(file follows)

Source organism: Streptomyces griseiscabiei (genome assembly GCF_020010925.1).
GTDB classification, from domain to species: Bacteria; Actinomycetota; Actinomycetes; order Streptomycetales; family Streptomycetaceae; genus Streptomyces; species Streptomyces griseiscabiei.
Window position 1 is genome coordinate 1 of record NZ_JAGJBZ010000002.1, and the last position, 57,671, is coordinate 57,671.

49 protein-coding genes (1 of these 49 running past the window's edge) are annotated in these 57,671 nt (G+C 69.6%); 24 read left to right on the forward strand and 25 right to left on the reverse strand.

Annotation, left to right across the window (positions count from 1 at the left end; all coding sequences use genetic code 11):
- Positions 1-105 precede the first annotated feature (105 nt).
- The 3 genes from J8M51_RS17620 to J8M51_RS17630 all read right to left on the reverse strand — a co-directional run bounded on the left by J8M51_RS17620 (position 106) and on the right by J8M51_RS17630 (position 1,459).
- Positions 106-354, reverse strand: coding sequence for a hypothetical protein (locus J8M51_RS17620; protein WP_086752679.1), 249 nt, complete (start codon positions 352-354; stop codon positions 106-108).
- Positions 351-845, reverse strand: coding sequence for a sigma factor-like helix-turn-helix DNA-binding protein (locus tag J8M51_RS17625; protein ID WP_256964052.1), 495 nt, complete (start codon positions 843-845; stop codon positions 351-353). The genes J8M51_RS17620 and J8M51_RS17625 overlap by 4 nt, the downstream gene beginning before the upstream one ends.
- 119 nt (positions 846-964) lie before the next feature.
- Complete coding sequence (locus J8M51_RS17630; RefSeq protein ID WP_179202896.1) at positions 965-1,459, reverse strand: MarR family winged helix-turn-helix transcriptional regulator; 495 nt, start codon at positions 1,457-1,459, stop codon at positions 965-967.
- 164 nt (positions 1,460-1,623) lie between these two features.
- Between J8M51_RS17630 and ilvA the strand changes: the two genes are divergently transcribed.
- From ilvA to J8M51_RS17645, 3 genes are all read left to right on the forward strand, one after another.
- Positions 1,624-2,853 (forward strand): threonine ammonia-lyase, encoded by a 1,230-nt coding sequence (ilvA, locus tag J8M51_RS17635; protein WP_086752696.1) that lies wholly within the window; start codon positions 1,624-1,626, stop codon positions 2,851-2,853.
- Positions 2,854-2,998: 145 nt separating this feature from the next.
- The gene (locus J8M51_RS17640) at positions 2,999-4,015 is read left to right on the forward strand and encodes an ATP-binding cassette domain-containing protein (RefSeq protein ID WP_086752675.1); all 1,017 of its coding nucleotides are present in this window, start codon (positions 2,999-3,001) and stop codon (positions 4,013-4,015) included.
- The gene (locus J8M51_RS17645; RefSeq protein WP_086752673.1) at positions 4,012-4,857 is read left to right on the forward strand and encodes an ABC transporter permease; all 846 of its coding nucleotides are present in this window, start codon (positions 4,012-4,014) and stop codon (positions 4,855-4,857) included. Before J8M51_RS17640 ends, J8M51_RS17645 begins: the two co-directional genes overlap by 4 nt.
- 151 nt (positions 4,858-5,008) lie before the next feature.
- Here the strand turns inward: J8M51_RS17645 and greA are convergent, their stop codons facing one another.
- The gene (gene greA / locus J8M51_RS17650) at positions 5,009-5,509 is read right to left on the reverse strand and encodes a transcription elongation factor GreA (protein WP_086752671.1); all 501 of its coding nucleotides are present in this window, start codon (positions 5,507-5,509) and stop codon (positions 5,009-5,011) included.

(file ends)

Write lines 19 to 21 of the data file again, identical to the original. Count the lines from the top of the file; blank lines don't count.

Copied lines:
- 151 nt (positions 4,858-5,008) lie before the next feature.
- Here the strand turns inward: J8M51_RS17645 and greA are convergent, their stop codons facing one another.
- The gene (gene greA / locus J8M51_RS17650) at positions 5,009-5,509 is read right to left on the reverse strand and encodes a transcription elongation factor GreA (protein WP_086752671.1); all 501 of its coding nucleotides are present in this window, start codon (positions 5,507-5,509) and stop codon (positions 5,009-5,011) included.